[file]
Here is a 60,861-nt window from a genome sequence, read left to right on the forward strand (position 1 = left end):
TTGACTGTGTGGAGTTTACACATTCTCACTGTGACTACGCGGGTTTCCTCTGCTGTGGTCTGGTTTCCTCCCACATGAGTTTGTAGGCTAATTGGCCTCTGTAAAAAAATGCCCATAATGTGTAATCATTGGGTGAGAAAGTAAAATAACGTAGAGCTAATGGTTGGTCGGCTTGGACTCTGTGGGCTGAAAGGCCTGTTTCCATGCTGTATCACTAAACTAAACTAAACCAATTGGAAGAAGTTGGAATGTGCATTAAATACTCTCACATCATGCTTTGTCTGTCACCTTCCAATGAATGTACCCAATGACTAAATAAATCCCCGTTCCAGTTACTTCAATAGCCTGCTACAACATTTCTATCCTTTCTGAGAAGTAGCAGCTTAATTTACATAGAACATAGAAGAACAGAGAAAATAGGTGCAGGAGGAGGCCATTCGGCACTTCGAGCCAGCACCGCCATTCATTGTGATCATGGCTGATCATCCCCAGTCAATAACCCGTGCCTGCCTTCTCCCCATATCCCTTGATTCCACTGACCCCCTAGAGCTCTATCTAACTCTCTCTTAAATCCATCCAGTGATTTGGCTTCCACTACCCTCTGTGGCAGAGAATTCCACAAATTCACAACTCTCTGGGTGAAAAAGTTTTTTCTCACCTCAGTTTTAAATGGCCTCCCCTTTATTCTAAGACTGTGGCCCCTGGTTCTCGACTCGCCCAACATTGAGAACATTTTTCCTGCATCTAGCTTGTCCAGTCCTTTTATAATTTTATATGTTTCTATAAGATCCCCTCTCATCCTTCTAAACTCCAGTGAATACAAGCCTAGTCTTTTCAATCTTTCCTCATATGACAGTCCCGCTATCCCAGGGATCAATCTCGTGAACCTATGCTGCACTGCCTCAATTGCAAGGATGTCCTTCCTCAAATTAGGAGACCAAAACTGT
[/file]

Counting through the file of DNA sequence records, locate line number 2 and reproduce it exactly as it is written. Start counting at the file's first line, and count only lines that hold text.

TTGACTGTGTGGAGTTTACACATTCTCACTGTGACTACGCGGGTTTCCTCTGCTGTGGTCTGGTTTCCTCCCACATGAGTTTGTAGGCTAATTGGCCTCTGTAAAAAAATGCCCATAATGTGTAATCATTGGGTGAGAAAGTAAAATAACGTAGAGCTAATGGTTGGTCGGCTTGGACTCTGTGGGCTGAAAGGCCTGTTTCCATGCTGTATCACTAAACTAAACTAAACCAATTGGAAGAAGTTGGAATGTGCATTAAATACTCTCACATCATGCTTTGTCTGTCACCTTCCAATGAATGTACCCAATGACTAAATAAATCCCCGTTCCAGTTACTTCAATAGCCTGCTACAACATTTCTATCCTTTCTGAGAAGTAGCAGCTTAATTTACATAGAACATAGAAGAACAGAGAAAATAGGTGCAGGAGGAGGCCATTCGGCACTTCGAGCCAGCACCGCCATTCATTGTGATCATGGCTGATCATCCCCAGTCAATAACCCGTGCCTGCCTTCTCCCCATATCCCTTGATTCCACTGACCCCCTAGAGCTCTATCTAACTCTCTCTTAAATCCATCCAGTGATTTGGCTTCCACTACCCTCTGTGGCAGAGAATTCCACAAATTCACAACTCTCTGGGTGAAAAAGTTTTTTCTCACCTCAGTTTTAAATGGCCTCCCCTTTATTCTAAGACTGTGGCCCCTGGTTCTCGACTCGCCCAACATTGAGAACATTTTTCCTGCATCTAGCTTGTCCAGTCCTTTTATAATTTTATATGTTTCTATAAGATCCCCTCTCATCCTTCTAAACTCCAGTGAATACAAGCCTAGTCTTTTCAATCTTTCCTCATATGACAGTCCCGCTATCCCAGGGATCAATCTCGTGAACCTATGCTGCACTGCCTCAATTGCAAGGATGTCCTTCCTCAAATTAGGAGACCAAAACTGT